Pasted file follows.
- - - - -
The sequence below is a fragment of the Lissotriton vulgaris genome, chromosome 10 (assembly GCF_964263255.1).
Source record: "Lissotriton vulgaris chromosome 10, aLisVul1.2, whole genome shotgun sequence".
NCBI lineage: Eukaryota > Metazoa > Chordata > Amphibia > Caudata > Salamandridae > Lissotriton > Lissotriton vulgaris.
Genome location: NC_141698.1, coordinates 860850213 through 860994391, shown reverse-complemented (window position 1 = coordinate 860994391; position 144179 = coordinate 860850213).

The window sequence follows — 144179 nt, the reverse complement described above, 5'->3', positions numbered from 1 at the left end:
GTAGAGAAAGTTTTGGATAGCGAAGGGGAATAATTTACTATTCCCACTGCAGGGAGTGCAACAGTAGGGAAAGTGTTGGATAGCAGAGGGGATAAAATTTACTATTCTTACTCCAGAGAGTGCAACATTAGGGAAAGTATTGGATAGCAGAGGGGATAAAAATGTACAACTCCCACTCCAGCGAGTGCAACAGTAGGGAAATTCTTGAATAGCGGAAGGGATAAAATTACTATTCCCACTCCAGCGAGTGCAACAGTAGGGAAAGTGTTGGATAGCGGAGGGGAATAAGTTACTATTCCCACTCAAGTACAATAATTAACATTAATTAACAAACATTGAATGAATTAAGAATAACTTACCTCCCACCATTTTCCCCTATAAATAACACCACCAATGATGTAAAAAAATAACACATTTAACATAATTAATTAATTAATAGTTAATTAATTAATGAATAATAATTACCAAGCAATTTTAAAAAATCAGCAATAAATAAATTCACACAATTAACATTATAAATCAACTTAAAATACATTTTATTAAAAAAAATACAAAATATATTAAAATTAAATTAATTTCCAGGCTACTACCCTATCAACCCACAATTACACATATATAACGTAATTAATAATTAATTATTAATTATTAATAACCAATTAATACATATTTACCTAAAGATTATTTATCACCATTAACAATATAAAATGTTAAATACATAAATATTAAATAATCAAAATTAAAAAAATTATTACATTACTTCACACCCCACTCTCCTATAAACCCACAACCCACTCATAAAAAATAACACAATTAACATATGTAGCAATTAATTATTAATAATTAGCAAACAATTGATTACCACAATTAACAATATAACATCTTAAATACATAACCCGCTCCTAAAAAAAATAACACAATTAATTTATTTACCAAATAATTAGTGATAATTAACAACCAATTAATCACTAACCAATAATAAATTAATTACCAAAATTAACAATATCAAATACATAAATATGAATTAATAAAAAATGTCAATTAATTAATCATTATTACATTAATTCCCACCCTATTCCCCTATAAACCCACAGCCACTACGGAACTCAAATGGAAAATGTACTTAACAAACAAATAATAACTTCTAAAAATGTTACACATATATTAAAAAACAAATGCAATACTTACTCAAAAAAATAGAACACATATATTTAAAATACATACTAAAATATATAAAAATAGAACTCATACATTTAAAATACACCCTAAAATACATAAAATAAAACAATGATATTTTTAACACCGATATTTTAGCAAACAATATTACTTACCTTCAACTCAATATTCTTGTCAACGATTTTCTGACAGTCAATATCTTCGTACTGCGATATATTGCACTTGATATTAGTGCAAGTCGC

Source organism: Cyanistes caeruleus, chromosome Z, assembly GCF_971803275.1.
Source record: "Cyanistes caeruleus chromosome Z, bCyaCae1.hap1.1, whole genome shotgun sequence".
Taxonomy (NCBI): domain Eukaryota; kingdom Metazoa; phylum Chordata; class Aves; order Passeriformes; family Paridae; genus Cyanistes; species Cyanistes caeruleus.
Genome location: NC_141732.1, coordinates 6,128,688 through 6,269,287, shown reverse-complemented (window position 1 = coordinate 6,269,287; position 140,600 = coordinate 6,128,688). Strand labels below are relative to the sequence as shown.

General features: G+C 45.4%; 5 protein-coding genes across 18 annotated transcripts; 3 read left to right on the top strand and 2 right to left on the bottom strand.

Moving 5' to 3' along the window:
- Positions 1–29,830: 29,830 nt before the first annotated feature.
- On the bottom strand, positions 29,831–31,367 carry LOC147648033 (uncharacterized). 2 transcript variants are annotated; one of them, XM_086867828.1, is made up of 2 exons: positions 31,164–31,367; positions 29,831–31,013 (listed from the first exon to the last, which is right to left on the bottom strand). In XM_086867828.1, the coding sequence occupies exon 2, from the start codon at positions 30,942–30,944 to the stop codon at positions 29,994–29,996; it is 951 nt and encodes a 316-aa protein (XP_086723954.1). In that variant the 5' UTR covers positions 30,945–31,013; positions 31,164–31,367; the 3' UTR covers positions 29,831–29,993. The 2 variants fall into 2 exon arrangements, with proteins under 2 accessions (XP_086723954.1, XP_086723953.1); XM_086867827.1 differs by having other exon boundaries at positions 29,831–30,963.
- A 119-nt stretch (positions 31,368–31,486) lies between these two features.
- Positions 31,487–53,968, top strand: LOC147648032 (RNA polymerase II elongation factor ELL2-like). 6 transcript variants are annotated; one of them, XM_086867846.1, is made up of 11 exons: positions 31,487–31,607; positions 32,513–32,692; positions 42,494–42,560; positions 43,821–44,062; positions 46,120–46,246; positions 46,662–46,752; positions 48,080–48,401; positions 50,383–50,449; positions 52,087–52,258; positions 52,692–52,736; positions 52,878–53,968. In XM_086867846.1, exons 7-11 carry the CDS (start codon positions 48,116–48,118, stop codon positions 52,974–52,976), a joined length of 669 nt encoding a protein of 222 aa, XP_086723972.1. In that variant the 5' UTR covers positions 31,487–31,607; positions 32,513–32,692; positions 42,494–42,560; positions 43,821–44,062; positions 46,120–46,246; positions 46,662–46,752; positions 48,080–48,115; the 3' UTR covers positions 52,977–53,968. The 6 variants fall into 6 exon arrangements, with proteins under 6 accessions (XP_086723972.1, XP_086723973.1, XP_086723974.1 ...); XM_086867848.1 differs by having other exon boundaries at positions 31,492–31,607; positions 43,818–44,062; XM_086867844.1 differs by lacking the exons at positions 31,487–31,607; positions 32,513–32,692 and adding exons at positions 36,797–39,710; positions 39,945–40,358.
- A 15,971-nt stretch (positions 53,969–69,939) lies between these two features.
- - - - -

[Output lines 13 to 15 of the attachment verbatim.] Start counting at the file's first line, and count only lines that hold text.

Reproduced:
- Positions 1–29,830: 29,830 nt before the first annotated feature.
- On the bottom strand, positions 29,831–31,367 carry LOC147648033 (uncharacterized). 2 transcript variants are annotated; one of them, XM_086867828.1, is made up of 2 exons: positions 31,164–31,367; positions 29,831–31,013 (listed from the first exon to the last, which is right to left on the bottom strand). In XM_086867828.1, the coding sequence occupies exon 2, from the start codon at positions 30,942–30,944 to the stop codon at positions 29,994–29,996; it is 951 nt and encodes a 316-aa protein (XP_086723954.1). In that variant the 5' UTR covers positions 30,945–31,013; positions 31,164–31,367; the 3' UTR covers positions 29,831–29,993. The 2 variants fall into 2 exon arrangements, with proteins under 2 accessions (XP_086723954.1, XP_086723953.1); XM_086867827.1 differs by having other exon boundaries at positions 29,831–30,963.
- A 119-nt stretch (positions 31,368–31,486) lies between these two features.